By Michael Godin
Planning for one’s own, or a loved one’s funeral can bring up a lot of emotions, it is not something about which people like to think. However, waiting until a death occurs can mean that final arrangements cost more. Making those arrangements in the first days of shock and grief from the loss of a loved one is often extremely stressful and taxing. On the other hand, pre-planning has a number of advantages. It removes any doubt for survivors as to the final wishes of their loved one. Pre-paying guarantees the cost for the services at the time of arrangement, even if the death happens many years later and the prices at that time are higher. At the time of death a series of things to do have already been taken care.
In the event that a death occurs at home, and it is not considered a suspicious death requiring the coroner to become involved, the death must be attended and recorded by either a doctor or registered nurse or by calling 911. However, if the death is imminent, the family can complete a form, Notification of Expected Death in the Home, available from their family doctor. When completed, a copy remains with the physician, one with the family and a third copy with the funeral home. Under those circumstances, it is not necessary to call 911. The person attending makes a record of the time of passing, waits for one hour and re-checks for any vital signs. At that time they can call the funeral home.
A care home, seniors residence, or hospice usually requires the family to pre-designate a funeral provider prior to becoming a resident. When a death occurs at one of these places, it is the facility itself that will contact the funeral provider to inform them of the death, at which time the transfer of the deceased will be arranged. When death occurs at a hospital any funeral provider must have the written permission from the family in order to transfer the deceased into their care.
There is no need to panic or feel a sense of urgency to have all the services completed when a death has occurred. By law, a cremation cannot take place for 48 hours after death. Take that time to be with friends and family, to mourn, to eat and sleep. You will then be able to think and act clearly.
When the funeral provider meets with the family, they will obtain all the necessary information which must be forwarded to Vital Statistics, along with the MCD – Medical Certification of Death, completed by the attending or family doctor. Once Vital Statistics has received both the deceased’s family information and the MCD, the Death Certificate is then authorized to be issued.
Before committing to the services of a funeral provider, it is best to find out more information about just who they are, how they go about their business and what they charge for their services.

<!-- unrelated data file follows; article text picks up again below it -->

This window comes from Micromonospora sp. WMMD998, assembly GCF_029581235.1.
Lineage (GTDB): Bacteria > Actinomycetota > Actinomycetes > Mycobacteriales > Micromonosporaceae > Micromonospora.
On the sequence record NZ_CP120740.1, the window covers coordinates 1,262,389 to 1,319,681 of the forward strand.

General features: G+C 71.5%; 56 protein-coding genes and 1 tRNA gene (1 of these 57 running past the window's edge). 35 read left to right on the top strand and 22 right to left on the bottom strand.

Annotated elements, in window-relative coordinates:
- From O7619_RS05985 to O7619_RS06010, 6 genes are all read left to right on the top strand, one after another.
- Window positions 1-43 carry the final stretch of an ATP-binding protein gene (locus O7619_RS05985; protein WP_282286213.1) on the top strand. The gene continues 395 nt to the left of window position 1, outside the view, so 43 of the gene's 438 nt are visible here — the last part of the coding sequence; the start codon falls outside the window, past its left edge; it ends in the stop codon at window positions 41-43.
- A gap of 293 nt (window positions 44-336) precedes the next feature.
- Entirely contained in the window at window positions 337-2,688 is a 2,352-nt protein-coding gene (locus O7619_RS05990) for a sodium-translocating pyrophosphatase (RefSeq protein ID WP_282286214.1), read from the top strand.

There is a big difference between the “low cost” cremation providers and the “high cost” funeral homes. By law, a funeral provider must be licensed as a funeral director; however, they do not have to operate from a licensed funeral home. If one were to go to the addresses provided in ads for many low cost cremation providers, you will be at the private residence of the funeral director who operates out of their home. Many have no facilities for sheltering the deceased, no preparation facilities and definitely no crematorium on site. Many contract out all of their services to third parties. The result is they have no actual control over the deceased.
In Greater Vancouver and the Fraser Valley, 80% to 90% of all funeral homes are owned by one or two large corporations based either in Houston, Texas or Toronto, Ontario, and whose shares are publicly traded on the stock exchange. There are a number of independent family owned funeral providers that are have licensed funeral directors and who operate from their own licensed funeral homes. Costs for funeral services by the larger chains are generally higher than those provided by independent operators.
Similarly, if a family intends to have a burial, the costs charged by cemeteries vary dramatically for the price of a plot, preparation, grave marker, etc. Some cemeteries are owned by the same large corporations that own funeral homes, while others are either owned by a municipality or are privately owned.
In summary, it is be best to plan ahead for the type of service you desire: cremation or burial, funeral or memorial/celebration of life. Shop around for the funeral provider and/or cemetery that fits your needs and budget; decide if those are the facilities and places that you would want to use when the time comes. Pre-planning for burial and funerals is just being a good and informed consumer about a part of life.
Michael Godin is Director of Community Relations for Personal Alternative Funeral Services. They can be reached at : 1-604-857-5779 or through their website, http://www.myalternatives.ca/